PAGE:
The XFEL X-ray laser, capable of studying the intricate structure of atoms, has been officially opened in Hamburg, Germany
The new facility, a collaboration between several countries, cost several billion Euros to set up and the X-ray structure is fitted into 3.4km of underground tunnels.
Researchers are anticipating numerous discoveries which will be extremely beneficial to the medicine, chemistry, and physics.
The X-ray, one of the most powerful ever built, uses a beam of energy to build an image of chemical bonds at the instant they are formed and broken.
Prof Robert Feidenhans, MD of the non-profit which runs the facility, said:
“It’s a fantastic and exciting day for us to open the European XFEL for operation after more than eight years of construction,” he told Friday’s inauguration ceremony.
“I now declare we are ready to take data; we are ready to meet the challenge of getting groundbreaking results.”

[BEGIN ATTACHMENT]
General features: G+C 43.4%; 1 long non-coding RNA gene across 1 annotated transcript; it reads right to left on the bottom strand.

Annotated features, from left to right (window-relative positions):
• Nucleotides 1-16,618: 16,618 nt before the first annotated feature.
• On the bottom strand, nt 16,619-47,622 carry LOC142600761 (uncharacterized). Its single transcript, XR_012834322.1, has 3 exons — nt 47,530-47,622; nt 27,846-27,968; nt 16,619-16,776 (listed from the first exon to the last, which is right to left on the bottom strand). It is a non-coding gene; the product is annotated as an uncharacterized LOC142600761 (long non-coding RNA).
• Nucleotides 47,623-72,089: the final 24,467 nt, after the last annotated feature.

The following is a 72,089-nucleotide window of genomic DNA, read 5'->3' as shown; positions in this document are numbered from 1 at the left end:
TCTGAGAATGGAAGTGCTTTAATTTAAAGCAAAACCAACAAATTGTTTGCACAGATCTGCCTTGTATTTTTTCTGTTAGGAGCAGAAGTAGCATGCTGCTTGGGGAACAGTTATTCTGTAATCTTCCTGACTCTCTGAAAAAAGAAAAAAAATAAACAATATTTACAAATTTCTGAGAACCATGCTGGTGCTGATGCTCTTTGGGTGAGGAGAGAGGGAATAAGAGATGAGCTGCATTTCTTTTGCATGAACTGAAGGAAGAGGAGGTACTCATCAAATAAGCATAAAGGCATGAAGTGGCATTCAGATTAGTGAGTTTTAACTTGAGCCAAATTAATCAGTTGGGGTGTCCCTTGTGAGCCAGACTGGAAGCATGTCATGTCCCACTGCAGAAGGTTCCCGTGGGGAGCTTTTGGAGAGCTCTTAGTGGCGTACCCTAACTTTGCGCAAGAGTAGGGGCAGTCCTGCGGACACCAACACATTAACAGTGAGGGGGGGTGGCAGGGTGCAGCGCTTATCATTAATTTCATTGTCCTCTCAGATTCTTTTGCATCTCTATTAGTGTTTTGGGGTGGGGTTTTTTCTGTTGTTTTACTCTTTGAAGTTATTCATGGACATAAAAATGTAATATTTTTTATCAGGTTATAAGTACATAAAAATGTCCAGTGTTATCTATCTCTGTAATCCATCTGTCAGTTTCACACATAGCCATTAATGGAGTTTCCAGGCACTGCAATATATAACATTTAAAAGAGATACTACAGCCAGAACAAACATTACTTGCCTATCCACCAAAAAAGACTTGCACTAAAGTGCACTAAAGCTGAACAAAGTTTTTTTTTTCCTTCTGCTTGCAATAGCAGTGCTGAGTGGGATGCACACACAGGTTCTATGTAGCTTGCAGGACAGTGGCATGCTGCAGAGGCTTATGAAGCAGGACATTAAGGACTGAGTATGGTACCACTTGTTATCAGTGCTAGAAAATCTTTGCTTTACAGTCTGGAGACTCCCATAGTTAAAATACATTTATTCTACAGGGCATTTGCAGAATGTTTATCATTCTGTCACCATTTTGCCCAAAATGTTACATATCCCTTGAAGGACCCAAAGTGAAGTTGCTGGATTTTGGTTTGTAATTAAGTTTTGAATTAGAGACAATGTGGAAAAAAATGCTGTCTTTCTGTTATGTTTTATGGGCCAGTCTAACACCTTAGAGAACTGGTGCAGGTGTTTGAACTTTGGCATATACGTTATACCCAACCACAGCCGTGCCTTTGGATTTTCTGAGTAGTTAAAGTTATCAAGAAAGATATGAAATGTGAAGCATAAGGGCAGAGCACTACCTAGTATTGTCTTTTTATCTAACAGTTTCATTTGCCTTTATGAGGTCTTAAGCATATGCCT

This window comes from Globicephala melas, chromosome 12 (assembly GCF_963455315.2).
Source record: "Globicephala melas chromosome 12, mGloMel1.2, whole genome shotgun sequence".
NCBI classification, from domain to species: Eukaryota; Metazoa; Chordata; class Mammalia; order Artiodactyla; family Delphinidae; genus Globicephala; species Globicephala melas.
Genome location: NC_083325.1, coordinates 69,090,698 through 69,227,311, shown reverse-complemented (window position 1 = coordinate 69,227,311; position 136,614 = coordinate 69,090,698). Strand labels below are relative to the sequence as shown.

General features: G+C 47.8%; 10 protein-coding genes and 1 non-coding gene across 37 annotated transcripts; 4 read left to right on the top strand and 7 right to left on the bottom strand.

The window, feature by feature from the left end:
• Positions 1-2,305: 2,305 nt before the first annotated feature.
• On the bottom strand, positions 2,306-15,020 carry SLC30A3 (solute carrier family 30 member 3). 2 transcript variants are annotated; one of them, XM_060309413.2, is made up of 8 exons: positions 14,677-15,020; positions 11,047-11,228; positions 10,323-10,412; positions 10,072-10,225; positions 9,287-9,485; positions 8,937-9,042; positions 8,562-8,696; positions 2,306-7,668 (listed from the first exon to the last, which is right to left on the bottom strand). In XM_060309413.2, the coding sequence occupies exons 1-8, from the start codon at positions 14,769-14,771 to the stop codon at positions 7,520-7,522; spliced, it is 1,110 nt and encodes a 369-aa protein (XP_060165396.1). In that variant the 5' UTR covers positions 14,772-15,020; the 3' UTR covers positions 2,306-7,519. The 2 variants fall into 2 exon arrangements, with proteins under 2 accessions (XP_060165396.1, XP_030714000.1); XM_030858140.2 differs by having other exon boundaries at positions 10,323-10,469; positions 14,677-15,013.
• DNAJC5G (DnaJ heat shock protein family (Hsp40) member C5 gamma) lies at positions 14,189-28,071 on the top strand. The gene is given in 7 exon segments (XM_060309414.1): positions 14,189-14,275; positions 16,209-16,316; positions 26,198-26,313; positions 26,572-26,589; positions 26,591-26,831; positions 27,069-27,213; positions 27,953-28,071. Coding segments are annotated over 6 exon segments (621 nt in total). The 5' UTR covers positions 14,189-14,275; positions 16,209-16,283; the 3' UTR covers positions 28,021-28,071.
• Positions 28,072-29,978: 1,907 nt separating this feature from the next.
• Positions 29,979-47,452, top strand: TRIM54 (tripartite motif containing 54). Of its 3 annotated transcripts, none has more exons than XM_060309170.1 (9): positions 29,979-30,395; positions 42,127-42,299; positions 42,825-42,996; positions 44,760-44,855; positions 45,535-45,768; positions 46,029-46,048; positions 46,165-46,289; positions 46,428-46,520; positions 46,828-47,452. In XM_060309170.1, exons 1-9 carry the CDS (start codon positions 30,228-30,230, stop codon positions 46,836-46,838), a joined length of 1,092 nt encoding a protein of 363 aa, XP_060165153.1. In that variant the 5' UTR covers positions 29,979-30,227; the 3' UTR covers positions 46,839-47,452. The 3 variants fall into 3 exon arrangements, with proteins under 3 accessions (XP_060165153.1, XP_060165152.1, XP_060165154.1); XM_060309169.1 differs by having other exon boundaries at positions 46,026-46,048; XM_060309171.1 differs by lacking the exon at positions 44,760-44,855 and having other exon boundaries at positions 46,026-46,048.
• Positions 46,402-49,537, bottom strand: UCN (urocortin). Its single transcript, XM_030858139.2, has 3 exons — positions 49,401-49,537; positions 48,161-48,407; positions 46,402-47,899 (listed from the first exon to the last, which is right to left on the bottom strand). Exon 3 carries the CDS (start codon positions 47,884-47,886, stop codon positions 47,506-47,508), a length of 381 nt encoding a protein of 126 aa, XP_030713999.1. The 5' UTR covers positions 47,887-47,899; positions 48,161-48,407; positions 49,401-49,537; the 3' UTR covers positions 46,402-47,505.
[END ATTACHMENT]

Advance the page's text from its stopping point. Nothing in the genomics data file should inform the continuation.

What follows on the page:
The project began construction in 2009 and is a collaboration between 17 countries, the largest financial contributor of which is Germany.
The energy beam generated by the machine is one billion times more powerful than a conventional X-ray beam, capable of capturing ‘how atoms make energy from light’.
British engineers contributed the Large Pixel Detector camera, capable of capturing 4.5million frames a second to capture the activity of the X-ray beams after they have passed through the object.
By using the beam, generated by undulating electrons, researchers will be able to examine the structure of atoms, proteins, and viruses.
It will be able to place biomolecules in different synthesised environments, and capture processes such as photosynthesis.
Feidenhans explained: “When you have understood how a molecule actually makes energy out of light, you could eventually design an artificial machine which does the same thing. But you need to see the ‘movie’ in order to do that.”
It is also hoped that the XFEL will allow scientists to study how to improve energy efficiency.
A similar machine in the US was used to examine the structure of African sleeping sickness.
Researchers hope that they will be able to tackle other viruses through the study of their atomic structure, and examining the effect of temperature and other environmental factors on them.